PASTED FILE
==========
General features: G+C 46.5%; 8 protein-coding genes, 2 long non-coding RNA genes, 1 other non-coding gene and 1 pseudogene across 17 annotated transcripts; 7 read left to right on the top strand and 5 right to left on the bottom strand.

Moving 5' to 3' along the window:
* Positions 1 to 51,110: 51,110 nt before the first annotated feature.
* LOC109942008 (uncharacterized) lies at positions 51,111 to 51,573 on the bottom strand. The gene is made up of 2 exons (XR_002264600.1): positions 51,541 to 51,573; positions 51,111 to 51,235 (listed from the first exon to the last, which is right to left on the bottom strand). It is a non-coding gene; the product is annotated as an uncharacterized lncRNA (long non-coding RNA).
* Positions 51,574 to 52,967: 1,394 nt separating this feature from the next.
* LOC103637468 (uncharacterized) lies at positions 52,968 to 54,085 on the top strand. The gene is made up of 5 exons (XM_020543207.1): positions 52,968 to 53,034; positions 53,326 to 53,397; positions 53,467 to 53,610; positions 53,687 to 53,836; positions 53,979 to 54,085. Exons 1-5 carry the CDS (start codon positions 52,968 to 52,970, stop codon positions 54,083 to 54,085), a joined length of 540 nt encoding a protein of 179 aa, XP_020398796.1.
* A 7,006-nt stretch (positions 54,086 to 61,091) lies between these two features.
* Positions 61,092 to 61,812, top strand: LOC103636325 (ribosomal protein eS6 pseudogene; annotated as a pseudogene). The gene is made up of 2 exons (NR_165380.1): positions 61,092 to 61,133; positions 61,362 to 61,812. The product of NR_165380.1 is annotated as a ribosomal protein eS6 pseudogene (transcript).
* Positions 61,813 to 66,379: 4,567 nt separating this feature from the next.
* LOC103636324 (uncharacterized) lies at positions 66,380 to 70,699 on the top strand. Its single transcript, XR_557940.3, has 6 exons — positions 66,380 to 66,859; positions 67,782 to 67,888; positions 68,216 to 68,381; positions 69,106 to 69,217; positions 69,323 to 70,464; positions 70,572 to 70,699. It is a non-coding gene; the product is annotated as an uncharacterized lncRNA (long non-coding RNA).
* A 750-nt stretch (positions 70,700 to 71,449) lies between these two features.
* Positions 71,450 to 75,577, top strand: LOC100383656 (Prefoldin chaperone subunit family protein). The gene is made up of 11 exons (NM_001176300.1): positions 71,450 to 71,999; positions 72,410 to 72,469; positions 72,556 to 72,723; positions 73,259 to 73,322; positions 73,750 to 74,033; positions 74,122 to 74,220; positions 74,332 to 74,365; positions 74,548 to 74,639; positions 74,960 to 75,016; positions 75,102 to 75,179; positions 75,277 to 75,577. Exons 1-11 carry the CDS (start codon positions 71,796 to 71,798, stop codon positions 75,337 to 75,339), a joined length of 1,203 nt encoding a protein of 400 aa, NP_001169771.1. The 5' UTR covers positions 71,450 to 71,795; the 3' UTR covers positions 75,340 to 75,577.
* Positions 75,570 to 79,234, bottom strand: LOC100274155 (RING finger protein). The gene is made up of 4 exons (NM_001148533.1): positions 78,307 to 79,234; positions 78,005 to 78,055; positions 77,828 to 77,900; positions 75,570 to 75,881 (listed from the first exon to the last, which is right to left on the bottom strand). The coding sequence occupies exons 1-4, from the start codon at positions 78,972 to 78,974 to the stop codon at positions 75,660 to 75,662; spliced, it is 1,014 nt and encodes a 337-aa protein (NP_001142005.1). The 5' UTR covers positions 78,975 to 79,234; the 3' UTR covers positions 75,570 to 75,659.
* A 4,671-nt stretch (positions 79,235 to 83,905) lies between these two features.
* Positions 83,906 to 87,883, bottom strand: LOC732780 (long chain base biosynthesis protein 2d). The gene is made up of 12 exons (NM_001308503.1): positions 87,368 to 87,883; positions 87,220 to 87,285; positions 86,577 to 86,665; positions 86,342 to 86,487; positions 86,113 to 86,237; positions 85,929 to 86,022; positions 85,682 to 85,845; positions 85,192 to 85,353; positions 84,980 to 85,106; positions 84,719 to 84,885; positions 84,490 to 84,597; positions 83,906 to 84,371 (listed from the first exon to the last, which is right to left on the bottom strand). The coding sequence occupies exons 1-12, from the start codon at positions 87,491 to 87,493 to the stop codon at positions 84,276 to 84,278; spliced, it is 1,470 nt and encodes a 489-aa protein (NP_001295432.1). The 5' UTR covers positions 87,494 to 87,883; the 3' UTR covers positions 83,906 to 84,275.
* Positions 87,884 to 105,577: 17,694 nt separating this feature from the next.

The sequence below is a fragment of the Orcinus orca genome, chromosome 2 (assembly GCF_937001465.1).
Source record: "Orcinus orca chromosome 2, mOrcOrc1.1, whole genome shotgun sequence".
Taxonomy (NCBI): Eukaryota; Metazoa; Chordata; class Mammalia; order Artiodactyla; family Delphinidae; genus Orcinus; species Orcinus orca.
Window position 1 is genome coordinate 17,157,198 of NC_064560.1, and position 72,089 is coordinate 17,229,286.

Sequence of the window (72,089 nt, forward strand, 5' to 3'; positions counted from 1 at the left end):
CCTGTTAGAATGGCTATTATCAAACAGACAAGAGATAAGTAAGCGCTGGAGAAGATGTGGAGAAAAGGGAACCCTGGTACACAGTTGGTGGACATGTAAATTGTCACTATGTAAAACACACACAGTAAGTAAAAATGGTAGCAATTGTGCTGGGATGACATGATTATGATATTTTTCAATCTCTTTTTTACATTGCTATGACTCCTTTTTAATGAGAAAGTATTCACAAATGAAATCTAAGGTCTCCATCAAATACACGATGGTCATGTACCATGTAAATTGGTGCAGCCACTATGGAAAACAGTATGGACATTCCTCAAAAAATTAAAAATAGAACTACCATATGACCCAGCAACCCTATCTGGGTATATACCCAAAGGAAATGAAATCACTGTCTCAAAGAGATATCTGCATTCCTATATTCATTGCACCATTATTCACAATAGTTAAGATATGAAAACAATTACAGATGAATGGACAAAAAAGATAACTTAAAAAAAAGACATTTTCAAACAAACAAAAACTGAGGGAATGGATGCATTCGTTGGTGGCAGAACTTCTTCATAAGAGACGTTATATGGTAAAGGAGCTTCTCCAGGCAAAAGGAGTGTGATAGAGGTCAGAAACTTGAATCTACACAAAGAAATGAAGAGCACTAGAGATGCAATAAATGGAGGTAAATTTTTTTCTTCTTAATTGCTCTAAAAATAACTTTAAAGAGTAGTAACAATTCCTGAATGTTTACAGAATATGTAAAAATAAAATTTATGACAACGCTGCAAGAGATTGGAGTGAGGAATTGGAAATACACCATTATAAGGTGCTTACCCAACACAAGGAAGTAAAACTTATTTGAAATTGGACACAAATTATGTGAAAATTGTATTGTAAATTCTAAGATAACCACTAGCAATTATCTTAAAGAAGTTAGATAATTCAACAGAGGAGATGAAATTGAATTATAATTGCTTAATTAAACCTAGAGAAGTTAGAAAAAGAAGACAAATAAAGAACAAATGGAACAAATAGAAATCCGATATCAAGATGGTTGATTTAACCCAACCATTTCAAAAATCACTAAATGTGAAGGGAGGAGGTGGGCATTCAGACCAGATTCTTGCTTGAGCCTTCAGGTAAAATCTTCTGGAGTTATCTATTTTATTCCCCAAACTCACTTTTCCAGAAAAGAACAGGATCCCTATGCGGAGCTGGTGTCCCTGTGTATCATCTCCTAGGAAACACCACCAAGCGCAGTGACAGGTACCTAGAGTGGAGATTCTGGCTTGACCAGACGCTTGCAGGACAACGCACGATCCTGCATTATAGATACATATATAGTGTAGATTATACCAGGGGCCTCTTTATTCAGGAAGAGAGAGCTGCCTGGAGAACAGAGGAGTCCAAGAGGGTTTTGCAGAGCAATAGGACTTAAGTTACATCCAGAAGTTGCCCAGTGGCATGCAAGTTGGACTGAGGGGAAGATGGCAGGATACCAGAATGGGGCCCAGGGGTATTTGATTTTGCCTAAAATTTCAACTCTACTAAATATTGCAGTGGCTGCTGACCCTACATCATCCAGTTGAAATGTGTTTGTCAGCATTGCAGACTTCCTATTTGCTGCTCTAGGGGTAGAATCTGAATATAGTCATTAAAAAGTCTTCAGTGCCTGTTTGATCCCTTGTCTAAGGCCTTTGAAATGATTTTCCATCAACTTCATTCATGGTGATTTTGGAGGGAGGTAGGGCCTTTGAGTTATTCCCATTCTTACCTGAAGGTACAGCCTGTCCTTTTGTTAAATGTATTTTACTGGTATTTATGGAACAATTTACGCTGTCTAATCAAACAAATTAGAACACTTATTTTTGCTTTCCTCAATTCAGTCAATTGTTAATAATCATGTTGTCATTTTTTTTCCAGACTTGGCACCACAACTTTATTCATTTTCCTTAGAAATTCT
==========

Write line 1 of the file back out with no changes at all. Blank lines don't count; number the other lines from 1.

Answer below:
General features: G+C 46.5%; 8 protein-coding genes, 2 long non-coding RNA genes, 1 other non-coding gene and 1 pseudogene across 17 annotated transcripts; 7 read left to right on the top strand and 5 right to left on the bottom strand.